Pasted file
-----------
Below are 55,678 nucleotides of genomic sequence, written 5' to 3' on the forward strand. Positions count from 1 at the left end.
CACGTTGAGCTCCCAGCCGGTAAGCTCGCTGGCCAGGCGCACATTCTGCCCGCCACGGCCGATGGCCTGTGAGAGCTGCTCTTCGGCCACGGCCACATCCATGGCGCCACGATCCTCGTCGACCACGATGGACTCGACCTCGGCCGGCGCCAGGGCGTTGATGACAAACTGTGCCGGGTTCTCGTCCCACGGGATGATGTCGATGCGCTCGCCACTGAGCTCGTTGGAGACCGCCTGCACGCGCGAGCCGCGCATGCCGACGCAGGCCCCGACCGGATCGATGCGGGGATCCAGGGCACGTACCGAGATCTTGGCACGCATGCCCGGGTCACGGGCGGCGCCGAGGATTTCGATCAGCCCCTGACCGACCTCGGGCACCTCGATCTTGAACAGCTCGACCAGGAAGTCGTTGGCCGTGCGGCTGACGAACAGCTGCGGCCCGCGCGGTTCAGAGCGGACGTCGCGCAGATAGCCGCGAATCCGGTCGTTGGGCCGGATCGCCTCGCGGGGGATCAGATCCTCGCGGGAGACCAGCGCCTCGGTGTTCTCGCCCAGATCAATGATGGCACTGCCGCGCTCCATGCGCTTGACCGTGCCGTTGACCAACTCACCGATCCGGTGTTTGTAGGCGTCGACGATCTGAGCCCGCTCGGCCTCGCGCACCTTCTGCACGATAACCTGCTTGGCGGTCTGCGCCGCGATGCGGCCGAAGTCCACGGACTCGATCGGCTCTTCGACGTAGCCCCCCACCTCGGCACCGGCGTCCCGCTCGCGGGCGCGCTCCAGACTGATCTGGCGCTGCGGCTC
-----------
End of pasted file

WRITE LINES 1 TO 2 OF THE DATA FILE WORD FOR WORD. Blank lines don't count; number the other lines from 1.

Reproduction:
Below are 55,678 nucleotides of genomic sequence, written 5' to 3' on the forward strand. Positions count from 1 at the left end.
CACGTTGAGCTCCCAGCCGGTAAGCTCGCTGGCCAGGCGCACATTCTGCCCGCCACGGCCGATGGCCTGTGAGAGCTGCTCTTCGGCCACGGCCACATCCATGGCGCCACGATCCTCGTCGACCACGATGGACTCGACCTCGGCCGGCGCCAGGGCGTTGATGACAAACTGTGCCGGGTTCTCGTCCCACGGGATGATGTCGATGCGCTCGCCACTGAGCTCGTTGGAGACCGCCTGCACGCGCGAGCCGCGCATGCCGACGCAGGCCCCGACCGGATCGATGCGGGGATCCAGGGCACGTACCGAGATCTTGGCACGCATGCCCGGGTCACGGGCGGCGCCGAGGATTTCGATCAGCCCCTGACCGACCTCGGGCACCTCGATCTTGAACAGCTCGACCAGGAAGTCGTTGGCCGTGCGGCTGACGAACAGCTGCGGCCCGCGCGGTTCAGAGCGGACGTCGCGCAGATAGCCGCGAATCCGGTCGTTGGGCCGGATCGCCTCGCGGGGGATCAGATCCTCGCGGGAGACCAGCGCCTCGGTGTTCTCGCCCAGATCAATGATGGCACTGCCGCGCTCCATGCGCTTGACCGTGCCGTTGACCAACTCACCGATCCGGTGTTTGTAGGCGTCGACGATCTGAGCCCGCTCGGCCTCGCGCACCTTCTGCACGATAACCTGCTTGGCGGTCTGCGCCGCGATGCGGCCGAAGTCCACGGACTCGATCGGCTCTTCGACGTAGCCCCCCACCTCGGCACCGGCGTCCCGCTCGCGGGCGCGCTCCAGACTGATCTGGCGCTGCGGCTC